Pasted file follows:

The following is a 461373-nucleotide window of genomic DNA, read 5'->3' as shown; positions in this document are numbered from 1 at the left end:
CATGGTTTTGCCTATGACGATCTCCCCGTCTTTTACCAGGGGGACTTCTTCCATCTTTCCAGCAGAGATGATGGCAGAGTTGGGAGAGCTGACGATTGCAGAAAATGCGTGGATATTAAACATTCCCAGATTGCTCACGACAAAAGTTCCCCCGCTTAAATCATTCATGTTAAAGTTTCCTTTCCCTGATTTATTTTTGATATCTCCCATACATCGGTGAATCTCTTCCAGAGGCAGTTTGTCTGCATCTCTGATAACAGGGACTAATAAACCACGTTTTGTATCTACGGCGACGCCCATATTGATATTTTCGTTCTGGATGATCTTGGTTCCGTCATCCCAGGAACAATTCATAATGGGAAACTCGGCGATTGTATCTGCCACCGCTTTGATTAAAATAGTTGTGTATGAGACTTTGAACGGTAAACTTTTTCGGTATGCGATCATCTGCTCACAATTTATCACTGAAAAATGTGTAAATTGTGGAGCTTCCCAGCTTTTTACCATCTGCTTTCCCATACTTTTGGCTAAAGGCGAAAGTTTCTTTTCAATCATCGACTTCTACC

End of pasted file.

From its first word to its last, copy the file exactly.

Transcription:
The following is a 461373-nucleotide window of genomic DNA, read 5'->3' as shown; positions in this document are numbered from 1 at the left end:
CATGGTTTTGCCTATGACGATCTCCCCGTCTTTTACCAGGGGGACTTCTTCCATCTTTCCAGCAGAGATGATGGCAGAGTTGGGAGAGCTGACGATTGCAGAAAATGCGTGGATATTAAACATTCCCAGATTGCTCACGACAAAAGTTCCCCCGCTTAAATCATTCATGTTAAAGTTTCCTTTCCCTGATTTATTTTTGATATCTCCCATACATCGGTGAATCTCTTCCAGAGGCAGTTTGTCTGCATCTCTGATAACAGGGACTAATAAACCACGTTTTGTATCTACGGCGACGCCCATATTGATATTTTCGTTCTGGATGATCTTGGTTCCGTCATCCCAGGAACAATTCATAATGGGAAACTCGGCGATTGTATCTGCCACCGCTTTGATTAAAATAGTTGTGTATGAGACTTTGAACGGTAAACTTTTTCGGTATGCGATCATCTGCTCACAATTTATCACTGAAAAATGTGTAAATTGTGGAGCTTCCCAGCTTTTTACCATCTGCTTTCCCATACTTTTGGCTAAAGGCGAAAGTTTCTTTTCAATCATCGACTTCTACC